Thursday, June 22, 2017


One of the oldest axioms in storytelling and filmmaking is that the higher the concept, the simpler the story must be. This is done to keep the audience engaged, interested, and grounded when the elements are not of this earth. In the universe of the TRANSFORMERS, where giant alien robots who turn into vehicles are battling for supremacy or freedom of the human race, simplicity is key. But don’t tell that to director Michael Bay and his team of writers in the 5th entry in the adaptation of the Hasbro toy line, sub-titled THE LAST KNIGHT.

Humans are at war with the Transformers; both the heroic Autobots and the evil Decepticons. The Autobot leader Optimus Prime (voiced by Peter Cullen), is in deep space searching for his maker, while the remaining robots on Earth remain in hiding. Helping the Autobots along is Cade Yeager (Mark Wahlberg), who finds a talisman from the dark ages which can lead to Merlin’s Staff, which can unlock a terrible power underneath the Earth which can wipe out humanity. In a race to the Staff, Yeager is joined by an old professor (Anthony Hopkins), a young professor (Laura Haddock), an orphaned girl (Isabela Moner), and the military leader against the aliens (Josh Duhamel).

Find the staff, save the world. The story could not be simpler in this sci-fi fantasy flick where robots from space battle among us with historical ties to the Knights of the Round Table, World Wars, Stonehenge, and the Super Continent which eventually formed our planet. The concept is as far out there as another galaxy; Merlin (played by Stanley Tucci), was a real guy who received his staff (mistaken for magic back then), by ancient Decepticons, and the Transformers have been among us for decades assisting in WWII and other global conflicts. It borders on ridiculous at times, and steps are taken to make it believable, and THE LAST KNIGHT sets itself up as a grand, sci-fi and fantasy war tale.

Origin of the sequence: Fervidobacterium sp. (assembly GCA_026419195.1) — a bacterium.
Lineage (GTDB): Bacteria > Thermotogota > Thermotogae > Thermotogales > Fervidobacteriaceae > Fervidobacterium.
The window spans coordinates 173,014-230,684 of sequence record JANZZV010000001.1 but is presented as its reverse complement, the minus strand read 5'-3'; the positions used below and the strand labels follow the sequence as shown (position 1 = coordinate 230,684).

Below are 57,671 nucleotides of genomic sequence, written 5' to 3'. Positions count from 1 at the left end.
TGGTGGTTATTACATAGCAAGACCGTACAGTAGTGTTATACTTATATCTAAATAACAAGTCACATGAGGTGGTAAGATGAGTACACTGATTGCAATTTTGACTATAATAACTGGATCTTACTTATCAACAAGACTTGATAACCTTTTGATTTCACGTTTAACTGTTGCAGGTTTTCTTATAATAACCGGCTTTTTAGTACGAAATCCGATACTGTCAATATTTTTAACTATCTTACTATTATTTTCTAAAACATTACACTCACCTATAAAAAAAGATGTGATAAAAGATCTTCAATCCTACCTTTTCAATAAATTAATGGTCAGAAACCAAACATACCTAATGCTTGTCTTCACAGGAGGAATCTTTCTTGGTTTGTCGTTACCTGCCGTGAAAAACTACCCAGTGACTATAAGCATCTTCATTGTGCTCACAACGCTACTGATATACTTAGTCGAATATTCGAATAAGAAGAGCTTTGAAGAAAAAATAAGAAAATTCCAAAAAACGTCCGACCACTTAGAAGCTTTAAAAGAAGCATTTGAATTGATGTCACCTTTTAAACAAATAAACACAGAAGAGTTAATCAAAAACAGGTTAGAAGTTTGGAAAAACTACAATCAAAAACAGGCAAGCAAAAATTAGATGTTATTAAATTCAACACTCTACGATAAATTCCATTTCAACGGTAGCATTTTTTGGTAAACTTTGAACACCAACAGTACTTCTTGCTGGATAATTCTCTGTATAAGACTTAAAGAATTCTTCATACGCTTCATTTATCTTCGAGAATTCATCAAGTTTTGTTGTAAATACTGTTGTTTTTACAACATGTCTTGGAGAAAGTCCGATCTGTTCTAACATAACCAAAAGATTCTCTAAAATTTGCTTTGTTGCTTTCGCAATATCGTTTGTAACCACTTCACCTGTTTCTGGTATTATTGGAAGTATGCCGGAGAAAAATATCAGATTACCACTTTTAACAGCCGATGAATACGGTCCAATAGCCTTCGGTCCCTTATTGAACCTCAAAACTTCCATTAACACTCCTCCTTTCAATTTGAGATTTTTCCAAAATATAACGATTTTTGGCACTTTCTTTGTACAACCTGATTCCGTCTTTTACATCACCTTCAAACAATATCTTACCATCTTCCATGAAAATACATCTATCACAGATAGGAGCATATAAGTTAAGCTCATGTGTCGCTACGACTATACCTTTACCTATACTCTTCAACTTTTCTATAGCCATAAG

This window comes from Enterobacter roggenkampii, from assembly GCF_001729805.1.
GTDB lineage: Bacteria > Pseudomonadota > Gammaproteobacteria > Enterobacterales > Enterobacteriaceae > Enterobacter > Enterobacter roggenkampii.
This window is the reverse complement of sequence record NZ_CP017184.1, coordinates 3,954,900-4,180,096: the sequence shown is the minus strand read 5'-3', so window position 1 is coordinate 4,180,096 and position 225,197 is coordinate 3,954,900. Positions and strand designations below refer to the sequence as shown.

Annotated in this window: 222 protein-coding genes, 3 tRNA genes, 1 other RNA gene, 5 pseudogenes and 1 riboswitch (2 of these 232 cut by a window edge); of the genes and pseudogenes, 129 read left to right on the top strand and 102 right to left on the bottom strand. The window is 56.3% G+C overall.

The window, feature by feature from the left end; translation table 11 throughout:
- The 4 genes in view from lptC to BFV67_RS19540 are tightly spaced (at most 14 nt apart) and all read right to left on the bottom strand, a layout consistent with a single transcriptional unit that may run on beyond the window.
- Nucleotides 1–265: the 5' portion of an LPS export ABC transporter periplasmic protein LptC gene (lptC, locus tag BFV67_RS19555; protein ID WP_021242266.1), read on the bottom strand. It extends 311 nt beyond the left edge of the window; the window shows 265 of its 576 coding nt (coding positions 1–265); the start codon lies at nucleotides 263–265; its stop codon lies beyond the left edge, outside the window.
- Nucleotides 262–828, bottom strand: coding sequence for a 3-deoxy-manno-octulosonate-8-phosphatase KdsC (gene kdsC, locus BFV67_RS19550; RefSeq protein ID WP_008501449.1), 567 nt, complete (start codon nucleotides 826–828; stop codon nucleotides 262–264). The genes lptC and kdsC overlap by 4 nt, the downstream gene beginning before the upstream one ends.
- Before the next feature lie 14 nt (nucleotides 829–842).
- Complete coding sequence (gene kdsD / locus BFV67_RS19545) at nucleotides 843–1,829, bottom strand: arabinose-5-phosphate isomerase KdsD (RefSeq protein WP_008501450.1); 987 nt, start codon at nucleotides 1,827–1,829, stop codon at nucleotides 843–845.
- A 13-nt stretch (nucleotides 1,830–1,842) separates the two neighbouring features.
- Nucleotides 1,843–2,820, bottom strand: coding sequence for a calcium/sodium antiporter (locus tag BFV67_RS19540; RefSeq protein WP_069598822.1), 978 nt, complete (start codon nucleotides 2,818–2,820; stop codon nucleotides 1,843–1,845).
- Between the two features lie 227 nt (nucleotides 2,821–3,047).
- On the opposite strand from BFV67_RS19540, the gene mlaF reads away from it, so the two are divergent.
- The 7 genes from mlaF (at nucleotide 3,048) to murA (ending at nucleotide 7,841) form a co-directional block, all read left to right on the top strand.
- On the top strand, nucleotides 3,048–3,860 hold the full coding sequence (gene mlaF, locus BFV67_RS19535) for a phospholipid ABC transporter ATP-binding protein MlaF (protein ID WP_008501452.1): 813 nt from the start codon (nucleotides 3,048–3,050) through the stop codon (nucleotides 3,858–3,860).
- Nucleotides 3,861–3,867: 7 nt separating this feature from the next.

There’s a lot going in the film, including Yeager and his new companions having ancient blood-line ties to everything (a bit contrived), and THE LAST KNIGHT gets bogged down in a hurry. There’s way too much plot, and the film has to get through it all with endless explanations after explanations when we’d rather see robots punching each other. The narrative eventually gets so confusing a road map is needed, and things get so plot-heavy that even characters are shoved aside; too many are introduced and forgotten about too quickly.

While Bay is dishing out a soup sandwich of a story, he’s filming one gorgeous looking movie. Every frame is filled and stunning, and the battles are a lot of fun, with the scenes in the dark ages a real highlight. But there are still a lot of head-scratching decisions happening. Hero-bot Optimus Prime vanishes from the story way too often, and even though he gets some huge moments worthy of applause, it doesn’t seem like he was well utilized and it’s easy to feel cheated. On the technical side, the film is an editing disaster. There are many odd cuts, breaks in continuity (Yeager acquires an ancient weapon which vanishes and never spoken of again), and sections of the film feel like they’re missing. But worse of all is the goddamn screen format. THE LAST KNIGHT was shot in two different screen formats; widescreen and IMAX. We’ve seen this before with many films going from one sequence to another, but Bay switches formats between cuts within a scene. It’s distracting and jarring and absolutely bizarre to witness, and very odd for a Bay film which at the very least is technically proficient.

With such a large cast, there are no real standouts. Mark Wahlberg is fine, as is the always-great Anthony Hopkins. Young Isabella Moner is a true find, and Josh Duhamel continues to play a great military man. John Turturro shows up in a pointless cameo. The voices of the many robots are provided by John Goodman, Ken Watanabe, Gemma Chan, and Jean Dujardin, to name a few…and all are perfect.

Similar to its predecessors, the final battle is eye-popping and done on a grand, magnificent scale, and then halts abruptly and we’re in the closing credits before we can process what the hell just happened. There are so many issues to speak of it’s hard to blame any one thing; the overstuffed script points towards indecision (not to mention seven credited contributors to the script and story), and the editing issues makes one wonder what was going on during shooting and in the editing room. The ambition behind the history-altering story is admirable, but the presentation is messy and confusing, and brevity is sorely lacking. Save this one for the car-crusher.


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